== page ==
Yesterday, I received a letter from an eyewitness who recently heard Cardinal Walter Kasper speak about Pope Francis and the intercommunion debate. In this 10 May speech, Kasper called Protestant spouses of Catholics “fresh cells in the Body of Christ’s Church” without that they needed a prior conversion. Kasper, who resides in Rome, seems to be trying hard now to influence the German debate in favor of intercommunion.
For example, just yesterday, on 15 May, La Stampa’s Vatican Insider published a lengthy interview with Cardinal Kasper in which the German cardinal tries to argue that there are several Church documents which prepare the way for intercommunion, or, Communion for Protestant spouses. In this interview, Kasper calls the crucial canon 844 § 3 which speaks about emergency cases and Communion for Protestants, “no longer theologically up to the theological-ecumenical discussion.”
As with the debate about the “remarried” divorcees, it is once more Cardinal Kasper who is the main theologian behind fundamental and heterodox reforms in the Church. Looking back, the fact that Pope Francis, right after his election, at his first Angelus on 17 March 2013, publicly praised Kasper becomes now more meaningful.
Herewith, we publish the account of the eyewitness, whom we thank from our hearts for this testimony.
15 May 2018
Dear Mrs. Hickson,
I read yesterday your new article, “Cardinal Marx: In Intercommunion Debate, Some Dioceses Might Have Different Rules.” In this context, I feel urged to write to you.
After the Declaration of Ravensburg of last October – about which Onepeterfive reported – are still things happening which aim at intercommunion or “Eucharistic hospitality.” On 7 May, there took place in Weingarten, a neighboring town of Ravensburg [in Baden-Württemberg, near the Lake of Constance] a common Last Supper liturgy in a Catholic Church.
My letter of today refers, however, to the celebratory speech which Cardinal Kasper delivered on Ascension Day in Weingarten, a speech which could be of special interest in the context of he current intercommunion debate and especially because of the timing of the speech; for, at the same time the Katholikentag was taking place.
When I heard what Walter Kasper said about the reception of Holy Communion for Protestant spouses, about Pope Francis, and about the Catholic media, I was shocked. I nevertheless hesitated to write to you – until I read your own article!
Every year, there takes place in Weingarten, in Oberschwaben [near Ravensburg, in Baden-Württemberg], on the Friday after Ascension Day a big procession with horseback riders, in honor of a relic of the Most Precious Blood which is being kept here.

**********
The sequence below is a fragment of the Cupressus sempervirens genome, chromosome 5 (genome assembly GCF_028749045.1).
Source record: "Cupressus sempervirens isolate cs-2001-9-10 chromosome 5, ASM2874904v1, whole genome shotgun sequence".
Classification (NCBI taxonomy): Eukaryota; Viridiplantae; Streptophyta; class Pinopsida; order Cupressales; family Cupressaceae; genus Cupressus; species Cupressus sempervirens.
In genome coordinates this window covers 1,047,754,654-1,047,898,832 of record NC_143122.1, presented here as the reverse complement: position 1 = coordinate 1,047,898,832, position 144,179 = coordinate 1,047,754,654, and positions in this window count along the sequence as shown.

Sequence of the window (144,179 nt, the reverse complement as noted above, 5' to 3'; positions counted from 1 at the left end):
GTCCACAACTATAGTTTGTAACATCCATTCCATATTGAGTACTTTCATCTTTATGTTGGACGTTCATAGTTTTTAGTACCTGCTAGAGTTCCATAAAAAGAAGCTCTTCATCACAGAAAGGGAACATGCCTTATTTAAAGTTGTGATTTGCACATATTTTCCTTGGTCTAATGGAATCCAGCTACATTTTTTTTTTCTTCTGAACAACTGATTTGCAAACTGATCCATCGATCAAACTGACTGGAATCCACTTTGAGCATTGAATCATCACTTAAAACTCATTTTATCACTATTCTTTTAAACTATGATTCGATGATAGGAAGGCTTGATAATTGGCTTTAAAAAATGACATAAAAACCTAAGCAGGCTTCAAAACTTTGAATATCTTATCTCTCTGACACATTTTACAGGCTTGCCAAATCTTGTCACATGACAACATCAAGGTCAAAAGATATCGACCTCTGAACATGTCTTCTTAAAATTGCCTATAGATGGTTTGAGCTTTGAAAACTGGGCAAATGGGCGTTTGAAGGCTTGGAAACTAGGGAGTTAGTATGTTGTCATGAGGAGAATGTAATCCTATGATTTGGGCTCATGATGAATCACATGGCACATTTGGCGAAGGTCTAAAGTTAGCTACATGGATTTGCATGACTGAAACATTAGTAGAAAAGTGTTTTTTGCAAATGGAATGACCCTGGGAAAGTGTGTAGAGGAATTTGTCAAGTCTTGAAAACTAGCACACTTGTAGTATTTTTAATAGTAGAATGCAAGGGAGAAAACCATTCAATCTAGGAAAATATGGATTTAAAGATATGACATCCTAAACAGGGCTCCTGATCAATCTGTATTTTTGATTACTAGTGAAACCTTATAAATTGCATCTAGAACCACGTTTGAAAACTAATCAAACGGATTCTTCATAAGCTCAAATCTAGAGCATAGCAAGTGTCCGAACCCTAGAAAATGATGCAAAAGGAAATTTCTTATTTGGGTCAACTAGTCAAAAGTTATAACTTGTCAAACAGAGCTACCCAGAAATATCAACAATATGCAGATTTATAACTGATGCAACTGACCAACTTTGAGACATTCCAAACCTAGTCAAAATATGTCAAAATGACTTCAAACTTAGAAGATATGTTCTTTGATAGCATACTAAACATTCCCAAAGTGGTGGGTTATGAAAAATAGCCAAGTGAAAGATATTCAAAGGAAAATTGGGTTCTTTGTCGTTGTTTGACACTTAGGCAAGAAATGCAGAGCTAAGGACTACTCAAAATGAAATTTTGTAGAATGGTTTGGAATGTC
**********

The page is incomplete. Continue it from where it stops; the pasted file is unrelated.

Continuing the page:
On the eve of that procession, an invited clerical guest customarily delivers after Mass in the evening a celebratory homily on the occasion of “Blutfreitag” (Blood Friday). This year, this guest was the retired Curial Cardinal Walter Kasper.
First, he spoke about the importance of the Blutritt (Blood Ride – a rider on horseback who carries the relic) in Weingarten and also about the significance of the Cross. But when he then began – from the pulpit of the baroque church – steering the audience into admiration of Pope Francis himself as the shining model, and then advertising for the idea of giving Holy Communion to Protestant spouses, I knew what this whole speech was about.
The very fact that I appreciate the work of Onepeterfive would discredit me already in the eyes of the cardinal. For, he said that – in opposition to the image that the media like to draw of the Church – there is no such a thing as a “revolt” against the pope. It is unbelievable, he added, what sort of “insults” Pope Francis receives, especially on the part of those media who pretend to be especially Catholic. But, the cardinal asserted, this does not correspond to the attitude of the majority of the faithful. These faithful are indeed grateful for the “new wind” which the pope now brings, because he “is doing away with outdated customs” [alte Zöpfe abschneiden] and because he returns “to the simplicity of the Gospels.” Francis does not threaten the Faith, Kasper explains, but, rather, he wishes for a new understanding of the Gospels [Neubesinnung auf das Evangelium]. The pope therefore deserves all of our gratitude and our prayers. It is, according to Kasper, a “sign of the Catholic Faith” to get behind the pope. This pope, he adds, is a “radical” in the original sense of the word which goes to the radix, the root. However, there came into my mind at that moment a completely different interpretation of this radix image, namely: does he, at some point, not cut the Catholic Church off from her roots?